|News From Nowhere|
"Linebaugh: metaphors, rebellion, and socialist dreaming" by Rowan Cahill
A discussion of Peter Linebaugh, The Incomplete, True, Authentic, and Wonderful History of May Day (Oakland: PM Press, 2016). It was first published online on Labour History Melbourne, 29 April 2016.
riting in 1896, not long before his death, indefatigable socialist thought-maker and dreamer William Morris wrote that May Day is “above all days of the year fitting for the protest of the disinherited against the system of robbery that shuts the door betwixt them and a decent life” – and that system was capitalism. On another matter, the previous year he published a letter trenchantly criticising ‘experts’ and their plans to cull, tame and ‘manage’ the remnants of Epping Forest. This letter reflected an ecological awareness well ahead of the time, Morris cognizant of the complex unities of nature, the need to protect rare and threatened species, the subtle relationships between species, tall growths, undergrowths, thickets and space, the mutually supportive roles of different species for the life of the whole. In Morris, the Red and the Green were one.
So why begin a discussion of Peter Linebaugh’s latest book, The Incomplete, True, Authentic, and Wonderful History of May Day (Oakland: PM Press, 2016), here? Simply, and humour me, I’ve recently revisited Morris’ writings, in particular travelled with Guest through News From Nowhere, and Jack Lindsay’s fine biography of Morris (1975). Linebaugh writes in the tradition of Morris’ May Day, against the same system Morris railed against. Reading his book is like taking a radical ramble with Morris through the Epping Forest he sought to defend, if with a huge imaginative leap the ‘Forest’ is recast metaphorically as the vast human history of protest by the disinherited. Asked in 1991 by his wife, Dorothy Thompson, if he still described himself as the Marxist he once was, historian E. P. Thompson unhesitatingly replied “that he preferred to call himself ‘a Morrisist’”. Linebaugh studied under Thompson, and this book is a wonderful blend of many things, resonating with echoes of Marx and Morris and Thompson.
For readers unacquainted with Linebaugh, some background is relevant. Born in 1943, he is described in biographical notes as ‘a child of empire’, with the UK, US, Germany, Pakistan sites of his schooling; this is not unimportant, as a feature of his scholarly/historical work is an internationalist/transnational awareness and perspective. He was a student of British historian E. P. Thompson, hence the significant Thompsonian influence in his work, and has primarily taught in American universities. Variously as author, co-author, editor, he has produced five substantial studies of British and Atlantic social history in the ‘history from below’ genre, notably The London Hanged (1992), a groundbreaking study of 18th century England, crime and punishment and the development of capitalism, and the game-changing study of Atlantic/Caribbean maritime rebellion, and radical political thought and action in the late 18th /early 19th centuries, The Many-Headed Hydra (with Marcus Rediker, 2000).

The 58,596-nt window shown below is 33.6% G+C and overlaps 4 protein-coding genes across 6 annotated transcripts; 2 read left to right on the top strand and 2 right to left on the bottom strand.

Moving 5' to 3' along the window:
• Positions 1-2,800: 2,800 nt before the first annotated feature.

Linebaugh’s style of writing is accessible, and his books reach audiences beyond niche academia. A radical historian, he aims to write with social purpose and as a political act, his scholarship alerting readers to the possibilities for action in their own time and situations. A great deal of his work has been published in freely available non-academic journals, online, and in pamphlet form, often having multi-platform/outlet publication. This is a scholarly historian who wants to be read, and who makes himself available to readers, at home in the academy and on the barricades. Overall, Linebaugh’s writings range widely across sources and disciplines, ignoring/defying the tendency for neoliberalised academia to stay within narrow and highly specialised intellectual enclosures. If in his life and work one discerns echoes of Thomas Paine and William Morris, it is not coincidental, for he has written authoritatively and sympathetically on both.
Those coming to Linebaugh’s Incomplete history of May Day expecting some sort of linear ‘total’ narrative history of May Day will be disappointed. For it is not this sort of history. Sure, the history of May Day is a constant presence in the book, but the word ’incomplete’ in the title is an accurate description of the contents. For this is not a total/complete history, and ‘incomplete’ is also Linebaugh’s way of saying that May Day is a work in progress, and, as originally a festival celebrating the start of Spring and attendant rebirth, is constantly being reshaped, recast, reimagined, reborn. Linebaugh simply and robustly puts it thus in his introductory chapter: “May Day is about affirmation, the love of life, and the start of spring, so it has to be about the beginning of the end of the capitalist system of exploitation, oppression, misery, toil, and moil. Besides full affirmation May Day requires denunciation: the denunciation of capitalism, of patriarchy, of homophobia, of white supremacy, of war”.